These omissions cost me $10,550 for the roof, $380 for the thermostat and approximately $150 for the toilet, although I expect to get a rebate because of the low-flow conservation rebate from the county. I believe that I spent approximately $2,200 more than would be necessary just to replace the roof because I added a vulcanization element for future security.
Pelican Property Inspection's lack of inspection to detect observable flaws and the Seller's lack of disclosure cost me $9,230 not including telephone calls, engagement of experts to determine the cause of the leak, engineering review, etc.

This letter is a demand that the two parties responsible for my costs reimburse me within the next twenty days. I have had the roofing company prepare a report and take pictures of the condition of the property when they began the repairs. While I am fully prepared to engage an attorney, I would rather not. I understand that mistakes can be made and I see no need to involve contractors' boards, better business bureau, etc., nor attorneys if we can settle this matter among the three of us.

Please feel free to contact my office in Anywhere, NV.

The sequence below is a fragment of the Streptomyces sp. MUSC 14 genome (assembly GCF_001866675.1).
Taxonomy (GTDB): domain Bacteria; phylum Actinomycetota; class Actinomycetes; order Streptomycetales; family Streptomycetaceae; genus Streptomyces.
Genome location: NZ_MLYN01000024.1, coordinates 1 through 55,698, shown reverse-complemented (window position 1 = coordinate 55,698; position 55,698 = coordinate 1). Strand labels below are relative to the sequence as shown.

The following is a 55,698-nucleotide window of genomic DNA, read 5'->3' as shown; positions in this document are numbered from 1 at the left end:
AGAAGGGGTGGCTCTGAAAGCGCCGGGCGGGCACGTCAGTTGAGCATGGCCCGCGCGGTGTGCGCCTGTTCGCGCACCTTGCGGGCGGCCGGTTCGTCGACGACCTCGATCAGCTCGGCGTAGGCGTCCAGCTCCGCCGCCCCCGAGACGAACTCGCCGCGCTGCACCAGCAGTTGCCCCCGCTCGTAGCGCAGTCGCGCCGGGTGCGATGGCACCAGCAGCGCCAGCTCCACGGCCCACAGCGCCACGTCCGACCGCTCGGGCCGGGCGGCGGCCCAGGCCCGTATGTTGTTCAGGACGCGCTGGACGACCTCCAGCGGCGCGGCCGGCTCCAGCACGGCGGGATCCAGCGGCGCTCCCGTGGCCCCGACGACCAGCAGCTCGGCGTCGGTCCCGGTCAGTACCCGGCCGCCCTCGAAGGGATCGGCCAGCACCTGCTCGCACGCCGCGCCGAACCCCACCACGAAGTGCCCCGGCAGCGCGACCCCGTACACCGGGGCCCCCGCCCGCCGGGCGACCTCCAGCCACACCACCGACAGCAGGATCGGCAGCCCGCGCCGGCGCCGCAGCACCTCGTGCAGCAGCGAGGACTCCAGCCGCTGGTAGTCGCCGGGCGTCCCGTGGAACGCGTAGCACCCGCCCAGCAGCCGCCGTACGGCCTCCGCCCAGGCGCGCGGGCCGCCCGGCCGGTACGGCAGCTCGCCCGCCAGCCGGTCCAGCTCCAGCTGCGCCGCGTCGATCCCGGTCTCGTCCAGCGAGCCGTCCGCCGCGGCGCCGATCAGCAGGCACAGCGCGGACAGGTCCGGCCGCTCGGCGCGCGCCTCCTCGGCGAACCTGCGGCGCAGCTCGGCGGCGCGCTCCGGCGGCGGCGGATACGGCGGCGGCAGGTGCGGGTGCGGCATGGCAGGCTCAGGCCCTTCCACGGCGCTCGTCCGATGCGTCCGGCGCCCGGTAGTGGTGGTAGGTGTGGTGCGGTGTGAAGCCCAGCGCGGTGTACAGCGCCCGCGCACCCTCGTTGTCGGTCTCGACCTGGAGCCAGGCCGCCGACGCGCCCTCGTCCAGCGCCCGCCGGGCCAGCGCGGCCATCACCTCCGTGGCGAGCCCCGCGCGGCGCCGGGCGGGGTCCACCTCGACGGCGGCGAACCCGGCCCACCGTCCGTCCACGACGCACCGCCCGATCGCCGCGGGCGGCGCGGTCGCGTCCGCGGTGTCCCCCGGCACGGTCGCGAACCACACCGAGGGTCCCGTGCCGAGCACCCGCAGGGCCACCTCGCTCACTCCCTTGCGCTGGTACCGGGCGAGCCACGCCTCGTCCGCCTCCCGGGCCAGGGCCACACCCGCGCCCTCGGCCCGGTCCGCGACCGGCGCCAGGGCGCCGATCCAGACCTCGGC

Very Truly Yours,


Document 2 -- Summary of the Inspection Report


IMPORTANT NOTE- PLEASE READ: The Summary page is provided to allow the reader a brief overview of the report. This page is not encompassing. Reading this page alone is not a substitute for reading the report in its entirety. The entire Inspection Report, including the ABC Standards of Practice, limitation, Scope of Inspection and Pre-Inspection Agreement must be carefully read to fully assess the findings of the inspection. This list is not intended to determine which items may need to be addressed per the contractual requirements of the sale of the property. Any areas of uncertainty regarding the contract should be clarified by consulting an attorney or real estate agent.